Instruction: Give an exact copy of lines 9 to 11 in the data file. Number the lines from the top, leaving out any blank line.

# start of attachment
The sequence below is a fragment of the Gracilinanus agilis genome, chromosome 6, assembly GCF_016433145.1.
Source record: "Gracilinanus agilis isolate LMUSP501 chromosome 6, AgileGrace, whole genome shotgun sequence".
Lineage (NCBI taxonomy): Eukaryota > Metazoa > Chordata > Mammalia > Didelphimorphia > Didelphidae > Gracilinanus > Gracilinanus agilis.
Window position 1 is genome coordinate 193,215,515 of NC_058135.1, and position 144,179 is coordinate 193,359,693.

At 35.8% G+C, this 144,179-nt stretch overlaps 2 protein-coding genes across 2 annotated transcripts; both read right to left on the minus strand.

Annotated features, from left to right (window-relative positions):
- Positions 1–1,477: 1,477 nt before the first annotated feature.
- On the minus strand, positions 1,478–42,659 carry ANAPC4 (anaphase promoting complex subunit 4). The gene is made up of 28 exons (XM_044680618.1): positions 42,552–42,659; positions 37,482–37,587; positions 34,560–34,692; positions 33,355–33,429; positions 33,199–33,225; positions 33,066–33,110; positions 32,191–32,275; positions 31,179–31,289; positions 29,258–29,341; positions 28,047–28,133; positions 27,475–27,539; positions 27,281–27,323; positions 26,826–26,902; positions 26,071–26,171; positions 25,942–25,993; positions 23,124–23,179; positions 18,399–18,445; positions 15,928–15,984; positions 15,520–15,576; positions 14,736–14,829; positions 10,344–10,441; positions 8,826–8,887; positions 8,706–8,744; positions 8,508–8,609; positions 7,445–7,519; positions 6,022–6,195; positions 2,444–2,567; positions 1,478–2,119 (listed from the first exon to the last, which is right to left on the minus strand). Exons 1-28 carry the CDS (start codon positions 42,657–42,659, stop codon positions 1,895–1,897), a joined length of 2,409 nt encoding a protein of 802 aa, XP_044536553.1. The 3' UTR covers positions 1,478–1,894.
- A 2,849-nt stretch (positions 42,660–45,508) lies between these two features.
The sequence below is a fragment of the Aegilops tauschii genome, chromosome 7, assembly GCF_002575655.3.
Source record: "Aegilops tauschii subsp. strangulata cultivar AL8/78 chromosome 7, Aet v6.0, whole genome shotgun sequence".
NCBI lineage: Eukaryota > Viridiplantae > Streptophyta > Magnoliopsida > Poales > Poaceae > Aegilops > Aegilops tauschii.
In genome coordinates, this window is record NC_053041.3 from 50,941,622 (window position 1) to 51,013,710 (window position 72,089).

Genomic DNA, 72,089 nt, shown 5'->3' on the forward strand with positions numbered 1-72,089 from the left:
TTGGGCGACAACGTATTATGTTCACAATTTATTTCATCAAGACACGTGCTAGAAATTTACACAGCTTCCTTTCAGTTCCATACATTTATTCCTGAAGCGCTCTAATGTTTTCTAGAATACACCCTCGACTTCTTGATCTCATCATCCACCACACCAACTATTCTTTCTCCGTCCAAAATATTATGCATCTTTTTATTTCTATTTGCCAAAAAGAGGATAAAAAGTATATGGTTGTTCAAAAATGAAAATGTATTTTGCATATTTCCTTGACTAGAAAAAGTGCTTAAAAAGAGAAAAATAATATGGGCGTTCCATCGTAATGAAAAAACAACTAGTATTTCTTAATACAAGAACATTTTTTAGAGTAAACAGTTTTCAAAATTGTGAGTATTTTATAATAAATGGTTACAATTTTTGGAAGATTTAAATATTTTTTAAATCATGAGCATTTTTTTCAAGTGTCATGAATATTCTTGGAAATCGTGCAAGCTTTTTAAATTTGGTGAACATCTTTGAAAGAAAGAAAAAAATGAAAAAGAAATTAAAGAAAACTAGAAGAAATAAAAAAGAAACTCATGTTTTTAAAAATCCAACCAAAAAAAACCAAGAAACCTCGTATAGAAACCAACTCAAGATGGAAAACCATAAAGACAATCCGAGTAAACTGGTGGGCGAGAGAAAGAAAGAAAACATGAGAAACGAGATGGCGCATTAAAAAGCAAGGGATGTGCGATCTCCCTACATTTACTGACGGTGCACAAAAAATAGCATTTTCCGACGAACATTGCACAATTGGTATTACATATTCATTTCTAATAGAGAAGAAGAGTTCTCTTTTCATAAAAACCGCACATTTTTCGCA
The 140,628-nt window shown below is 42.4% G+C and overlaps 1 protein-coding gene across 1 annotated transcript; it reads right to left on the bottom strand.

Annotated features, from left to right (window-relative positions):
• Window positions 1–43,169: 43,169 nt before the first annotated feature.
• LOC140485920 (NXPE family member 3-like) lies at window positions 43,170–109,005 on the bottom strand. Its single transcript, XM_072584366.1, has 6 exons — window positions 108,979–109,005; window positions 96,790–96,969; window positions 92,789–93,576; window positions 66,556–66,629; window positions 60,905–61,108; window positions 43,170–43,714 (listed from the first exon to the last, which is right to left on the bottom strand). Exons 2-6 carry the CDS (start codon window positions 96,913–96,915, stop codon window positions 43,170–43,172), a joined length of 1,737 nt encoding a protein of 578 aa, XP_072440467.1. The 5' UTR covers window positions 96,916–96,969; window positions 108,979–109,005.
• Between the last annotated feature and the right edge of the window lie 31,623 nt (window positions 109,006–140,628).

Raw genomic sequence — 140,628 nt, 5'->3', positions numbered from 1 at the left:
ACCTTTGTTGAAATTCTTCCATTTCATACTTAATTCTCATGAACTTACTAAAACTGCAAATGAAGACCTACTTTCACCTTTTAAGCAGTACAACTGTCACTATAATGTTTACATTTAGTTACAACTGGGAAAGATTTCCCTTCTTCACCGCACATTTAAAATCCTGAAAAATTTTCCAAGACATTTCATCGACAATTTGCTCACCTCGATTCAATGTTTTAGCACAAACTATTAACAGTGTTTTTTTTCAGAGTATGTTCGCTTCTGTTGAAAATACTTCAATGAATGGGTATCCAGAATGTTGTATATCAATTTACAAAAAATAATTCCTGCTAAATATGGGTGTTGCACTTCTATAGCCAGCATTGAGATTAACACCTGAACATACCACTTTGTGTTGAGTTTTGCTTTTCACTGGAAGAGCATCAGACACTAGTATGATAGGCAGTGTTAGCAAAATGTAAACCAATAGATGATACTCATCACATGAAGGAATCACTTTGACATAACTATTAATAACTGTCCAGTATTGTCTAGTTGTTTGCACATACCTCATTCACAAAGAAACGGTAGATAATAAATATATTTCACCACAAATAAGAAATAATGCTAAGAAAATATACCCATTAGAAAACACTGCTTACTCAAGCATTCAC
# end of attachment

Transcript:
- A 2,849-nt stretch (positions 42,660–45,508) lies between these two features.
The sequence below is a fragment of the Aegilops tauschii genome, chromosome 7, assembly GCF_002575655.3.
Source record: "Aegilops tauschii subsp. strangulata cultivar AL8/78 chromosome 7, Aet v6.0, whole genome shotgun sequence".